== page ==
Once again, as in 1978-79, the situation in the area grew tense as the number of boat people arriving in the area started rising dramatically and the governments in the area began reacting negatively. Hong Kong was the first to impose a cut-off for presumptive resettlement eligibility for new arrivals. After June 16, 1988, all boat people arriving in Hong Kong were subjected to eligibility screening. Still, almost 34000 Vietnamese arrived in Hong Kong in 1989, most hoping to get in before the doors to near automatic resettlement closed for good. These new departees were mostly North Vietnamese, ethnic Vietnamese (not the ethnic Chinese Vietnamese from a decade earlier). Their departure coincided with eased travel restrictions at a time of increasing unemployment in North Vietnam. As numbers also rose in other countries of first asylum, Malaysia resumed the "push-backs" that it had stopped ten years earlier and imposed its own cut-off for the end of presumptive resettlement eligibility : March 14, 1989.

1989 Comprehensive Plan of Action (CPA)
This situation, especially the desire on the part of the international community to end the push-backs and drownings of boat people that were occurring almost daily in the Gulf of Thailand, prompted a second UN-sponsored forum, the International Conference on Indochinese Refugees, held on June 13-14, 1989. At this conference, some 70 countries adopted a series of agreements that, collectively, became known as the Comprehensive Plan of Action (CPA) for Indochinese Refugees. The purpose of the CPA was " to resolve the outflow of people, primarily from Vietnam, to other countries in Southeast Asia and Hong Kong”. Again, the focus was on a comprehensive set of interlocking mutually dependent agreements and actions. The CPA had five main objectives (Robinson, at 188) :
To maintain guarantees for temporary refuge for Vietnamese boat people.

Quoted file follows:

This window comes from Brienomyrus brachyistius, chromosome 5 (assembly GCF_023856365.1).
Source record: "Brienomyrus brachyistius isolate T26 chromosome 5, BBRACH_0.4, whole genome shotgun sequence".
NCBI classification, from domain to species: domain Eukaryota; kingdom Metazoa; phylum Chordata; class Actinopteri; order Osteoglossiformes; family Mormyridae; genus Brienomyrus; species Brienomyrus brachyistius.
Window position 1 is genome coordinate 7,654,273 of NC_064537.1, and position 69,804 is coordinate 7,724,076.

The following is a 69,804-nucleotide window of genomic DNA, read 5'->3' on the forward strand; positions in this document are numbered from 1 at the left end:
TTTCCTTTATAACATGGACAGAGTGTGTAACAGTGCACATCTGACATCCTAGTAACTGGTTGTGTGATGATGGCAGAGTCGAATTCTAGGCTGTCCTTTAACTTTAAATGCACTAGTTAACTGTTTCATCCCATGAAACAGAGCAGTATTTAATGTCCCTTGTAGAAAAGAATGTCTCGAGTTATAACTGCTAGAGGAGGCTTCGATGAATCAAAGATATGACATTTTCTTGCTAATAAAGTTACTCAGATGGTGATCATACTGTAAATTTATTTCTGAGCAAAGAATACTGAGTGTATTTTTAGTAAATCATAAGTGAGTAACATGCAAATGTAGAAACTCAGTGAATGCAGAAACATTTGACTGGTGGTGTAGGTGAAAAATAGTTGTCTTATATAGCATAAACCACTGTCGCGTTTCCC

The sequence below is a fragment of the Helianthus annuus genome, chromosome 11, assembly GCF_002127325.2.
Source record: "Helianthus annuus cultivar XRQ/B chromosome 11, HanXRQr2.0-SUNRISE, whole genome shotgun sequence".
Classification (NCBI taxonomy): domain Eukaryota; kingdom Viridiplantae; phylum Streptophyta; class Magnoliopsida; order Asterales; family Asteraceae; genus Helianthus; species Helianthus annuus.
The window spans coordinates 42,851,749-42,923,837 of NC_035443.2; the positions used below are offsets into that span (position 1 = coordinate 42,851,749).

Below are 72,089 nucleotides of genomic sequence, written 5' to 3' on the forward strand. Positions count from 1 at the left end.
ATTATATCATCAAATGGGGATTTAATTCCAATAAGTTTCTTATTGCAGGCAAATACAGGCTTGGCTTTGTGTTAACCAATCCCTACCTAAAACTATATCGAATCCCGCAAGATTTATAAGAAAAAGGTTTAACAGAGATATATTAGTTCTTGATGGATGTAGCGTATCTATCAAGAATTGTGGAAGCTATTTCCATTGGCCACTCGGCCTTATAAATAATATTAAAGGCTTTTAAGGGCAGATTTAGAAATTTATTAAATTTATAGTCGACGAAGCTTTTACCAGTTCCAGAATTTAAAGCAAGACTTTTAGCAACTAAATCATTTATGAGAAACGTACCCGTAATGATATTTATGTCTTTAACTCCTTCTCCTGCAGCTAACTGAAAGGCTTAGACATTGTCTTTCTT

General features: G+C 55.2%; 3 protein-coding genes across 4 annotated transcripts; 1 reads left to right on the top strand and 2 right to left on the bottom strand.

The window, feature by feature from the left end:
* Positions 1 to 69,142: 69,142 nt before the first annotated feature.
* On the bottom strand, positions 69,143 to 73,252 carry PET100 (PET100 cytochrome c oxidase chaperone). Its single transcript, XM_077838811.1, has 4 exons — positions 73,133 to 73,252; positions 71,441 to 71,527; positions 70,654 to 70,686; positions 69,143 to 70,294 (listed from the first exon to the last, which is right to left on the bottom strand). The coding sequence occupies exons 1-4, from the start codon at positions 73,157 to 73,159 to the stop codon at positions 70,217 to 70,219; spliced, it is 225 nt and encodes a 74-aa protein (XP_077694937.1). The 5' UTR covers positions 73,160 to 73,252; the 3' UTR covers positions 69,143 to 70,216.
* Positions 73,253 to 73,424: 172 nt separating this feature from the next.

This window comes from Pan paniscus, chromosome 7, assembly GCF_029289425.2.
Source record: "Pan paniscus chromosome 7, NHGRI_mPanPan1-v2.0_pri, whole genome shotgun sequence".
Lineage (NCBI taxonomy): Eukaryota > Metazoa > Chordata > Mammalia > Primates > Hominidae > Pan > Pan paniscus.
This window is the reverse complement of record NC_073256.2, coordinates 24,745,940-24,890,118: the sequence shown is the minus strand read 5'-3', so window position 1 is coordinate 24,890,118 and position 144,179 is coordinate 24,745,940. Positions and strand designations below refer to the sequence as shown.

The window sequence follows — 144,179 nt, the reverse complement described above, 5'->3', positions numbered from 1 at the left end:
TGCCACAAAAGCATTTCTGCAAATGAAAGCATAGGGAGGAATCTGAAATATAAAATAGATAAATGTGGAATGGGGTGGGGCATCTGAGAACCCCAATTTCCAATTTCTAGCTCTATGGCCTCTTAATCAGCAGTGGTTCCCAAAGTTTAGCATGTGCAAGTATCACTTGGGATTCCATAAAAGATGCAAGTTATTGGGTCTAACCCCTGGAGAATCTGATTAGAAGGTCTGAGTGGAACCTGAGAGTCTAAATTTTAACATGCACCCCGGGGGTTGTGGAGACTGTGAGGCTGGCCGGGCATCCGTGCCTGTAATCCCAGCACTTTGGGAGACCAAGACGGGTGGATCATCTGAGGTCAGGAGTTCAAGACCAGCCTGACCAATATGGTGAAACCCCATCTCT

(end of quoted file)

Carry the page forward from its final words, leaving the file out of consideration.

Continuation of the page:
To further discourage organized clandestine flight from Vietnam, and to promote regular departures and immigration processing.
To establish a screening process to assess refugee status. Under the Comprehensive Plan of Action, every "asylum-seeker" from Vietnam "would be screened individually for refugee status and given the right to appeal”.
To continue resettlement for "pre-cut-off" and "screened-in" asylum-seekers.
To return to their country of origin, preferably voluntarily, but not entirely ruling out involuntary return if voluntary return were to fail, those determined not to be refugees.

While the CPA dealt with Indochinese refugees in the area, its primary focus was on the then 100000 Vietnamese boat people in camps throughout Southeast Asia and Hong Kong, and those that might follow in the coming years. Under the CPA, established cut-off dates for each first asylum country in the area were confirmed. Before those dates, all Vietnamese asylum-seekers arriving by boat were, since 1978, presumptively "of concern to UNHCR" and therefore refugees eligible for resettlement to a third country under its auspices. After these cut-off dates, new arrivals would be screened individually for refugee status. Those found eligible on account of fear of persecution upon return were "screened-in" and eligible for resettlement. Those ineligible for refugee status were "screened-out" and told that they would not be resettled anywhere and that they should return to Vietnam.

Also as a result of the CPA, the "DISERO" program for resettlement of rescued boat people basically collapsed. Because of screening under the CPA, not all rescued refugees would be automatically eligible for resettlement. The countries of origin of rescuing ships could not guarantee resettlement, and first asylum countries -- with the notable exception of the Philippines -- did not want to permit the continued disembarkation of rescued refugees unless resettlement could be guaranteed. Because of the CPA, departures from Vietnam dropped dramatically. Therefore, fewer people were in need of rescue on the high seas, and fewer new arrivals would have to be screened.
As a result of the CPA, the number of boat people dropped dramatically. In 1989, some 70000 Vietnamese boat people had left Vietnam. In 1992, only 41 Vietnamese arrived in first asylum camps. At the same time, the number of people leaving Vietnam under the auspices of the ODP as refugees, special interest immigrants, and regular immigrants increased. Under the CPA, the disorderly resettlement process through flight on boats to first asylum countries was replaced by the more orderly migration of people through more direct channels from Vietnam to the countries of resettlement/immigration. In fact, from 1990-1995, a total of some 507500 Indochinese refugees and immigrants moved to new lives. In contrast, during the six years of 1984-1989 and operating under the policies and procedures adopted in July 1979, some 442000 Indochinese had moved to new lives. (Robinson, at 193.)